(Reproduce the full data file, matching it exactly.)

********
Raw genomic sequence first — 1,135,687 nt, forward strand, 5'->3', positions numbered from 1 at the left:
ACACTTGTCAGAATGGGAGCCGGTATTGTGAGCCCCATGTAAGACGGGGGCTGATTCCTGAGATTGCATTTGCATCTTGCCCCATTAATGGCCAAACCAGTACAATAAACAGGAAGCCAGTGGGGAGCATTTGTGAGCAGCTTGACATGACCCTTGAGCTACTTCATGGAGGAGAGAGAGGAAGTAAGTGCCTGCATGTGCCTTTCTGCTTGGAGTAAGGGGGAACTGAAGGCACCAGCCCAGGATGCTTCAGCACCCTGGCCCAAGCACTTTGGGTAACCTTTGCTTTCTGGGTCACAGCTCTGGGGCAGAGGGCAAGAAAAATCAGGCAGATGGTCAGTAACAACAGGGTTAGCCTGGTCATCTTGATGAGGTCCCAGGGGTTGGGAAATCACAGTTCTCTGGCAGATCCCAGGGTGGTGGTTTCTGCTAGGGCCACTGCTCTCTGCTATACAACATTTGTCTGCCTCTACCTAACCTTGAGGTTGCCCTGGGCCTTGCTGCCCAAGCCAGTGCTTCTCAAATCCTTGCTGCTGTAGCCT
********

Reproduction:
Raw genomic sequence first — 1,135,687 nt, forward strand, 5'->3', positions numbered from 1 at the left:
ACACTTGTCAGAATGGGAGCCGGTATTGTGAGCCCCATGTAAGACGGGGGCTGATTCCTGAGATTGCATTTGCATCTTGCCCCATTAATGGCCAAACCAGTACAATAAACAGGAAGCCAGTGGGGAGCATTTGTGAGCAGCTTGACATGACCCTTGAGCTACTTCATGGAGGAGAGAGAGGAAGTAAGTGCCTGCATGTGCCTTTCTGCTTGGAGTAAGGGGGAACTGAAGGCACCAGCCCAGGATGCTTCAGCACCCTGGCCCAAGCACTTTGGGTAACCTTTGCTTTCTGGGTCACAGCTCTGGGGCAGAGGGCAAGAAAAATCAGGCAGATGGTCAGTAACAACAGGGTTAGCCTGGTCATCTTGATGAGGTCCCAGGGGTTGGGAAATCACAGTTCTCTGGCAGATCCCAGGGTGGTGGTTTCTGCTAGGGCCACTGCTCTCTGCTATACAACATTTGTCTGCCTCTACCTAACCTTGAGGTTGCCCTGGGCCTTGCTGCCCAAGCCAGTGCTTCTCAAATCCTTGCTGCTGTAGCCT